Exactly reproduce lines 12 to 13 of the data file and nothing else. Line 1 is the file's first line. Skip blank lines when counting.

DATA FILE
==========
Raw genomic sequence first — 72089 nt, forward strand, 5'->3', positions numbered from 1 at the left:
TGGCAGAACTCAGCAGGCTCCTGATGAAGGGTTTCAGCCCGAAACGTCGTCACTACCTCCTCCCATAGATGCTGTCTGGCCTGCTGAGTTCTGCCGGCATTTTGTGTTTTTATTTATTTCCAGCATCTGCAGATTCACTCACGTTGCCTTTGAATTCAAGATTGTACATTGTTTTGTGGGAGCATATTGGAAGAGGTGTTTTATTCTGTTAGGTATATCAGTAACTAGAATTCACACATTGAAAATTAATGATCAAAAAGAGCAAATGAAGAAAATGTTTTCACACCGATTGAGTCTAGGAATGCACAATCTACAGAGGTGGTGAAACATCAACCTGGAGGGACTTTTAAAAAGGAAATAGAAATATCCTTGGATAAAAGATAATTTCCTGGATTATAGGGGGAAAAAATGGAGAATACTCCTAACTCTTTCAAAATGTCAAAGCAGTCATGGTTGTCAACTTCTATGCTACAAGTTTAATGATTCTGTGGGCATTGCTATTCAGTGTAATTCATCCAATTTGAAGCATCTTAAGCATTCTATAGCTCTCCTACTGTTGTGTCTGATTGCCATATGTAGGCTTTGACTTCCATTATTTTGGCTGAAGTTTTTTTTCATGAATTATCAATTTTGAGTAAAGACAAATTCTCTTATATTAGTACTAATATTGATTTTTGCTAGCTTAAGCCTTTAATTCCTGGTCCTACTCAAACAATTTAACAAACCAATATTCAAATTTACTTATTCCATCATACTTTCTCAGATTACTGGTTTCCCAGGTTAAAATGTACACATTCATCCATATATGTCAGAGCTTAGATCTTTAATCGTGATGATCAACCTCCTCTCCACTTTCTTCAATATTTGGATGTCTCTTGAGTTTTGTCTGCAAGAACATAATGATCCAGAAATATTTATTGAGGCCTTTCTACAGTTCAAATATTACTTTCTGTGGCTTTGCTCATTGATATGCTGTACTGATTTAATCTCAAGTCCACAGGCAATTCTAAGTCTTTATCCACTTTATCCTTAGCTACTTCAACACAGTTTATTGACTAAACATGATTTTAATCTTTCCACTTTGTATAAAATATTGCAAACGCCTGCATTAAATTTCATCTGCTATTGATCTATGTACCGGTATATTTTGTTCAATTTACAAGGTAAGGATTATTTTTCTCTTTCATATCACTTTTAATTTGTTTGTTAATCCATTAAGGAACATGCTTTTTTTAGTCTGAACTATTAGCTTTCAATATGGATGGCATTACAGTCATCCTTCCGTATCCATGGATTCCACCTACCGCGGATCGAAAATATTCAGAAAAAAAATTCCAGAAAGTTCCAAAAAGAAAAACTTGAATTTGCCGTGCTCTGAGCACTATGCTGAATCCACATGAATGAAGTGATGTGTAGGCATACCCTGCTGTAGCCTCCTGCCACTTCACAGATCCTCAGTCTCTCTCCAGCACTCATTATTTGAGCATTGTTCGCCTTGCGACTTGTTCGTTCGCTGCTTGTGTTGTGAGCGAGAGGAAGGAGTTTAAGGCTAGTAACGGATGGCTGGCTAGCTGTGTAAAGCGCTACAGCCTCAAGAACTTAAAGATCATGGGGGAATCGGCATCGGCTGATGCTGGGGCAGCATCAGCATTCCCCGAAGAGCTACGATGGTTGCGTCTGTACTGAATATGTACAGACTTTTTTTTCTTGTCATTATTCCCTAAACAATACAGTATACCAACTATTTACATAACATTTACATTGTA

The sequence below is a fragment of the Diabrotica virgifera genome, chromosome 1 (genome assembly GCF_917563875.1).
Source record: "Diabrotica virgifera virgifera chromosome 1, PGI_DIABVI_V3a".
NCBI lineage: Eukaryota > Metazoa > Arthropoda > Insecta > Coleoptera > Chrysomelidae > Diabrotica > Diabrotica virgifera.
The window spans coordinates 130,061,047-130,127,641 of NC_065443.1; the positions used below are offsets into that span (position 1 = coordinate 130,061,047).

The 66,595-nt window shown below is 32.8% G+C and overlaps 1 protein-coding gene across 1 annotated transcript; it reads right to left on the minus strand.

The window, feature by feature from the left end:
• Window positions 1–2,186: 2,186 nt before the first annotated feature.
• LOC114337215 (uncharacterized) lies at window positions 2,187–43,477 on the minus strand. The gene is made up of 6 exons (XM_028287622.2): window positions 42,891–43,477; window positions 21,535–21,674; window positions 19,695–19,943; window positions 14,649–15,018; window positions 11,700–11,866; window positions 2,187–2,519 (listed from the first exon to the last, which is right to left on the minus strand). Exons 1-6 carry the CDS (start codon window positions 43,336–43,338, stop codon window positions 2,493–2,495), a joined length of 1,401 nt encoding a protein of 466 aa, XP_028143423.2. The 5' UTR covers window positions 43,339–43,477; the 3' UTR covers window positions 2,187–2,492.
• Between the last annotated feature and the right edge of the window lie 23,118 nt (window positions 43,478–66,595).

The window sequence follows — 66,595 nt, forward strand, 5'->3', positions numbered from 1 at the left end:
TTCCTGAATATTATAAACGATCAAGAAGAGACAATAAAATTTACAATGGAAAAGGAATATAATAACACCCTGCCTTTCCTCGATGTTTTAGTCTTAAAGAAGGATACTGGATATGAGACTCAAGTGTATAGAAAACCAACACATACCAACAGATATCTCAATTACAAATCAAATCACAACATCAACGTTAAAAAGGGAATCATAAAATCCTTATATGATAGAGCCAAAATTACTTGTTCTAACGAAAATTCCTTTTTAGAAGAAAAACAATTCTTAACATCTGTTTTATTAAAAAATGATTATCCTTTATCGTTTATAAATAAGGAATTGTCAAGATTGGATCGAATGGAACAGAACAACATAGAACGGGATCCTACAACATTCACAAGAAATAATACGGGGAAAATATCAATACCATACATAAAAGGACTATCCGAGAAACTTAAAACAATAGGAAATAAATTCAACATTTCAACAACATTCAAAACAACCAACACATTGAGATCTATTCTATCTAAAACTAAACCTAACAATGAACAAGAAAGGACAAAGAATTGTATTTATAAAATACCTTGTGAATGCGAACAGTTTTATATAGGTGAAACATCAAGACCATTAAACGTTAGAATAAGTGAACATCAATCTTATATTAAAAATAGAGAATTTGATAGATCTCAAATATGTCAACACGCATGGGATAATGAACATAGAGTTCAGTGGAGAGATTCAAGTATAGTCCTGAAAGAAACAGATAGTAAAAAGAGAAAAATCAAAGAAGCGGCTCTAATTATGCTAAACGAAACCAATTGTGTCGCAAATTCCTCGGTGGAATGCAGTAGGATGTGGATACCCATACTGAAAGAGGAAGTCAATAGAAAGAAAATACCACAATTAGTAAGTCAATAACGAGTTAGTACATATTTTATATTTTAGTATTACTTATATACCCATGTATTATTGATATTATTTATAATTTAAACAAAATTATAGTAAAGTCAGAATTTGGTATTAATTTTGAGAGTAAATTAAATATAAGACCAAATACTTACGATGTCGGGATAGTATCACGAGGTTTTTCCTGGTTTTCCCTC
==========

The window sequence follows — 66,595 nt, forward strand, 5'->3', positions numbered from 1 at the left end:
TTCCTGAATATTATAAACGATCAAGAAGAGACAATAAAATTTACAATGGAAAAGGAATATAATAACACCCTGCCTTTCCTCGATGTTTTAGTCTTAAAGAAGGATACTGGATATGAGACTCAAGTGTATAGAAAACCAACACATACCAACAGATATCTCAATTACAAATCAAATCACAACATCAACGTTAAAAAGGGAATCATAAAATCCTTATATGATAGAGCCAAAATTACTTGTTCTAACGAAAATTCCTTTTTAGAAGAAAAACAATTCTTAACATCTGTTTTATTAAAAAATGATTATCCTTTATCGTTTATAAATAAGGAATTGTCAAGATTGGATCGAATGGAACAGAACAACATAGAACGGGATCCTACAACATTCACAAGAAATAATACGGGGAAAATATCAATACCATACATAAAAGGACTATCCGAGAAACTTAAAACAATAGGAAATAAATTCAACATTTCAACAACATTCAAAACAACCAACACATTGAGATCTATTCTATCTAAAACTAAACCTAACAATGAACAAGAAAGGACAAAGAATTGTATTTATAAAATACCTTGTGAATGCGAACAGTTTTATATAGGTGAAACATCAAGACCATTAAACGTTAGAATAAGTGAACATCAATCTTATATTAAAAATAGAGAATTTGATAGATCTCAAATATGTCAACACGCATGGGATAATGAACATAGAGTTCAGTGGAGAGATTCAAGTATAGTCCTGAAAGAAACAGATAGTAAAAAGAGAAAAATCAAAGAAGCGGCTCTAATTATGCTAAACGAAACCAATTGTGTCGCAAATTCCTCGGTGGAATGCAGTAGGATGTGGATACCCATACTGAAAGAGGAAGTCAATAGAAAGAAAATACCACAATTAGTAAGTCAATAACGAGTTAGTACATATTTTATATTTTAGTATTACTTATATACCCATGTATTATTGATATTATTTATAATTTAAACAAAATTATAGTAAAGTCAGAATTTGGTATTAATTTTGAGAGTAAATTAAATATAAGACCAAATACTTACGATGTCGGGATAGTATCACGAGGTTTTTCCTGGTTTTCCCTC